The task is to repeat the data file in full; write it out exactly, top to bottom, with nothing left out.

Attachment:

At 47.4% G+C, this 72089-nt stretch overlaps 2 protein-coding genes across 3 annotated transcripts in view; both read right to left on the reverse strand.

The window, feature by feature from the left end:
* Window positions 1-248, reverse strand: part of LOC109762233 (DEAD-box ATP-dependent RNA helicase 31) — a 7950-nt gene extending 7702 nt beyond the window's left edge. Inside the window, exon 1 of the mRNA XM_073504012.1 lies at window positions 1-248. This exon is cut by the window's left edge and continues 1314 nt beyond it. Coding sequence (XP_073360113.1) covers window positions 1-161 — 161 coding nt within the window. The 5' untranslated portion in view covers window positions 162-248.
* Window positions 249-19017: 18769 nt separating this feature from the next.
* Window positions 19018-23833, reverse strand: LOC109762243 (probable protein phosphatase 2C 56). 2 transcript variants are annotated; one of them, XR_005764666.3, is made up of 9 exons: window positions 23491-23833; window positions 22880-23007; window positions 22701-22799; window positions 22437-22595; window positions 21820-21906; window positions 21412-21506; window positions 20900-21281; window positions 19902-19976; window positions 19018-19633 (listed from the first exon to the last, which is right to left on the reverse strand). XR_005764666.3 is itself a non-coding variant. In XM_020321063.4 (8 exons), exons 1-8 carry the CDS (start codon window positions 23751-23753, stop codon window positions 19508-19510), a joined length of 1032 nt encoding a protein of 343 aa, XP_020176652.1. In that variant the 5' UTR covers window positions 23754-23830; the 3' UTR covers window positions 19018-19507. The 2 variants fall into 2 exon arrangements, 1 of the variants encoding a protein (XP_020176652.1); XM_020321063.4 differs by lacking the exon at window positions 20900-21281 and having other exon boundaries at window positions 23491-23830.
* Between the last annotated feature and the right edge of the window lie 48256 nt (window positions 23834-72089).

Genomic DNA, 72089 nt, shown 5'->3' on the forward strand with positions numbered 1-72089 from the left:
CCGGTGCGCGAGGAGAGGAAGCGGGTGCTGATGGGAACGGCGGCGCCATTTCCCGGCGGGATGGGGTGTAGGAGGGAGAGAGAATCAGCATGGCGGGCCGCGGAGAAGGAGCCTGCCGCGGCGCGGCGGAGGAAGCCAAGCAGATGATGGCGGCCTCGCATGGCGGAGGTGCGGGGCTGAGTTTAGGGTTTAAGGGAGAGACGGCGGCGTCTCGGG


At 47.4% G+C, this 72089-nt stretch overlaps 2 protein-coding genes across 3 annotated transcripts in view; both read right to left on the reverse strand.

The window, feature by feature from the left end:
* Window positions 1-248, reverse strand: part of LOC109762233 (DEAD-box ATP-dependent RNA helicase 31) — a 7950-nt gene extending 7702 nt beyond the window's left edge. Inside the window, exon 1 of the mRNA XM_073504012.1 lies at window positions 1-248. This exon is cut by the window's left edge and continues 1314 nt beyond it. Coding sequence (XP_073360113.1) covers window positions 1-161 — 161 coding nt within the window. The 5' untranslated portion in view covers window positions 162-248.
* Window positions 249-19017: 18769 nt separating this feature from the next.
* Window positions 19018-23833, reverse strand: LOC109762243 (probable protein phosphatase 2C 56). 2 transcript variants are annotated; one of them, XR_005764666.3, is made up of 9 exons: window positions 23491-23833; window positions 22880-23007; window positions 22701-22799; window positions 22437-22595; window positions 21820-21906; window positions 21412-21506; window positions 20900-21281; window positions 19902-19976; window positions 19018-19633 (listed from the first exon to the last, which is right to left on the reverse strand). XR_005764666.3 is itself a non-coding variant. In XM_020321063.4 (8 exons), exons 1-8 carry the CDS (start codon window positions 23751-23753, stop codon window positions 19508-19510), a joined length of 1032 nt encoding a protein of 343 aa, XP_020176652.1. In that variant the 5' UTR covers window positions 23754-23830; the 3' UTR covers window positions 19018-19507. The 2 variants fall into 2 exon arrangements, 1 of the variants encoding a protein (XP_020176652.1); XM_020321063.4 differs by lacking the exon at window positions 20900-21281 and having other exon boundaries at window positions 23491-23830.
* Between the last annotated feature and the right edge of the window lie 48256 nt (window positions 23834-72089).

Genomic DNA, 72089 nt, shown 5'->3' on the forward strand with positions numbered 1-72089 from the left:
CCGGTGCGCGAGGAGAGGAAGCGGGTGCTGATGGGAACGGCGGCGCCATTTCCCGGCGGGATGGGGTGTAGGAGGGAGAGAGAATCAGCATGGCGGGCCGCGGAGAAGGAGCCTGCCGCGGCGCGGCGGAGGAAGCCAAGCAGATGATGGCGGCCTCGCATGGCGGAGGTGCGGGGCTGAGTTTAGGGTTTAAGGGAGAGACGGCGGCGTCTCGGG